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Every business has standards and best practices, even the sprawling, rapidly changing telecom industry. The most widely used and accepted set of standards for this sector of the world communications market is ETOM, which stands for Enhanced Telecom Operations Map. The enhanced part of the title illustrates the focus on cutting-edge telecom technologies, such as DSL, broadband, and Internet-related telephony. As with other sets of business standards, ETOM is regularly updated. The current version is Version 4.5.
At its most basic, ETOM is a blueprint for telecom companies to implement enterprise practices. Topics are generally broken down into three groups:
- Strategy, Infrastructure, and Product: including marketing and offer management, service development and management, resource development and management, and supply chain development and management
- Operations: including customer relationship management, service management and operations, resource management and operations, and supplier/partner relationships management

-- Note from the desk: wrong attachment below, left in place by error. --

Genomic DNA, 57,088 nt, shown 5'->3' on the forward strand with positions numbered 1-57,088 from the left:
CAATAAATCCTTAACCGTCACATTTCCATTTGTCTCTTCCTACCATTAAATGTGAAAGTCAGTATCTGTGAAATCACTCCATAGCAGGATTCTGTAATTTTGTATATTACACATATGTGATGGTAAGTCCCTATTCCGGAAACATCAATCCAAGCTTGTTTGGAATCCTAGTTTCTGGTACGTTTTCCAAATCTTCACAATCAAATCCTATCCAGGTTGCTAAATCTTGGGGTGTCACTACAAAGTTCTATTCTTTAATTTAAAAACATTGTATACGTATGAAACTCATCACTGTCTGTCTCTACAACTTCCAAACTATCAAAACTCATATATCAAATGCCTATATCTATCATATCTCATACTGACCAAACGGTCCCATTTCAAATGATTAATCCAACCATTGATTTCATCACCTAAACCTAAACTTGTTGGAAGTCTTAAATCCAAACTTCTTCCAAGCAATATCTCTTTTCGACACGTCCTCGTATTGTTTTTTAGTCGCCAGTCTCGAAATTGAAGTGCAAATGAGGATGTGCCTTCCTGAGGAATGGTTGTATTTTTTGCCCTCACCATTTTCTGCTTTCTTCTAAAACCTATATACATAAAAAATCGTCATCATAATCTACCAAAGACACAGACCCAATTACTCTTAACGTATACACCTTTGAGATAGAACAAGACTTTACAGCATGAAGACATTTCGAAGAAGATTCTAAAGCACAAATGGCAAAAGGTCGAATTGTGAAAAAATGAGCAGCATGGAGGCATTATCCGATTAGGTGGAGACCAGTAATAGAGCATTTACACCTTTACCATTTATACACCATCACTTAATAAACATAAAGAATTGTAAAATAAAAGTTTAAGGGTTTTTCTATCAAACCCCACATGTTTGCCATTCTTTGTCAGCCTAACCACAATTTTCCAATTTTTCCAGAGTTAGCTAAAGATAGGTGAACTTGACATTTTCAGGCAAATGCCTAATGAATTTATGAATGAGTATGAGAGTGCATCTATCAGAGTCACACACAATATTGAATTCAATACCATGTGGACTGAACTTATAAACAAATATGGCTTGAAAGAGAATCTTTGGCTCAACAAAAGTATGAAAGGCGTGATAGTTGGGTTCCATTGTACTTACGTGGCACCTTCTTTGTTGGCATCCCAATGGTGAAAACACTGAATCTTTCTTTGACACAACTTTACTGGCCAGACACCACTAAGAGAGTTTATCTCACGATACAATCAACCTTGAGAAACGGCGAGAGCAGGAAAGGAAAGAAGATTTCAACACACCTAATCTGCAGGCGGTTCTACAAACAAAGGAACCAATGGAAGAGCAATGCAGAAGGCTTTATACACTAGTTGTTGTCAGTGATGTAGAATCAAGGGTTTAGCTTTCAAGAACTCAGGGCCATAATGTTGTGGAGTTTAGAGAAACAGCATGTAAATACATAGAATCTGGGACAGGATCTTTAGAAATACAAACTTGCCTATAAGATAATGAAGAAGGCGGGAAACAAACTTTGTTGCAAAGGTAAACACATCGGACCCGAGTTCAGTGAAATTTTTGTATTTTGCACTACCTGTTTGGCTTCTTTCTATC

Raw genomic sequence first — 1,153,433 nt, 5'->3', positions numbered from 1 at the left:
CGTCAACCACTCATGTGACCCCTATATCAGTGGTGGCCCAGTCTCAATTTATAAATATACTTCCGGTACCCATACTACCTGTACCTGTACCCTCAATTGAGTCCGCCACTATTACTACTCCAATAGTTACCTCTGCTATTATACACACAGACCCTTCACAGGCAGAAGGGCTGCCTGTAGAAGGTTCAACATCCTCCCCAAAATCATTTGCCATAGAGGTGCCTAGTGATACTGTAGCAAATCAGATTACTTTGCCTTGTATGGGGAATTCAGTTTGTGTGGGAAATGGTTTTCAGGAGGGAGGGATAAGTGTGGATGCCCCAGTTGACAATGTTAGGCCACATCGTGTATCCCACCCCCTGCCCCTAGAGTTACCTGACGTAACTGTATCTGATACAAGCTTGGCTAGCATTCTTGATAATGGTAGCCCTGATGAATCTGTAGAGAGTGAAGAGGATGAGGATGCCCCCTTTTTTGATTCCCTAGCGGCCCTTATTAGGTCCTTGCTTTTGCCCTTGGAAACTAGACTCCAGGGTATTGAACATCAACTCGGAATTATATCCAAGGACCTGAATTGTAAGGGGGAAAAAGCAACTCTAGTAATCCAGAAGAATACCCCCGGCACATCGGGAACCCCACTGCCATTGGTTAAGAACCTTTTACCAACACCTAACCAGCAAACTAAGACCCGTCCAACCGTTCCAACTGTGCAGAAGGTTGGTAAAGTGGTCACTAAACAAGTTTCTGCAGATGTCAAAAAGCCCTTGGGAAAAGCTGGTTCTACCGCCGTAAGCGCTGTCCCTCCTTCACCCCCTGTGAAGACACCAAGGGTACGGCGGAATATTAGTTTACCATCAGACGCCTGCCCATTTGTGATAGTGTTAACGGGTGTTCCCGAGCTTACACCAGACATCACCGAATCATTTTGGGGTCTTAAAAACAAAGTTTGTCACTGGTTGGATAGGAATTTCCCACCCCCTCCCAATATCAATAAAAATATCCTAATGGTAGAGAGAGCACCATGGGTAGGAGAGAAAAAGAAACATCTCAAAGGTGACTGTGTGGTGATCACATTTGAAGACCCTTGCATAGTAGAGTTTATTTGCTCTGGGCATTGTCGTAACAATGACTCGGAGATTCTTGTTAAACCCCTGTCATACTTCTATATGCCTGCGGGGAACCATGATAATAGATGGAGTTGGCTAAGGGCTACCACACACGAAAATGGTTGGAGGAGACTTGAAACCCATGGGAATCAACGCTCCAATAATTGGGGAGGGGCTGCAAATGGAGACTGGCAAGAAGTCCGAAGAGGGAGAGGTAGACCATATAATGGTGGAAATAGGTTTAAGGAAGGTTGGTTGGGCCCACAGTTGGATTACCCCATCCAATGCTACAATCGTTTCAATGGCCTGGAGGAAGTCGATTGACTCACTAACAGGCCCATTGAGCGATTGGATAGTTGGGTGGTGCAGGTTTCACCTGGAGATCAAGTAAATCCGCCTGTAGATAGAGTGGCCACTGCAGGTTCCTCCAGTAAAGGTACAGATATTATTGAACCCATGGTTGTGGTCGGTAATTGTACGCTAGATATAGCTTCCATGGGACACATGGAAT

- Enterprise Management: including strategic and enterprise planning, enterprise risk management, enterprise effectiveness management, knowledge and research management, and financial and asset management.
ETOM can also describe a framework for developing business practices that follow a customer-focused pattern, such as marketing, initial sale, customer support, billing, after-service support, follow-up customer support, and so on. Strategies within ETOM suggest the most effective methods for achieving success in all of these areas. Such areas as marketing and billing are not usually associated with the same level of importance as the more technical aspects of customer support, but ETOM treats all aspects of the process equally, encouraging telecom businesses to do the same, and it's not just the business-to-customer relationship that is addressed here. ETOM also includes strategies for generating, maintaining, and improving business-to-business relationships.
ETOM is the product of the TeleManagement Forum, a nonprofit organization that is, in turn, part of the International Telecommunications Union. ETOM was developed in 1995 through contributions of more than 35 TMF member companies and was formally approved by the ITU in 2004. ETOM is also a guiding light in the development and use of technologies in NGOSS (New Generation Operations Systems and Software) and a worthy companion to ITIL, the Information Technology Infrastructure Library.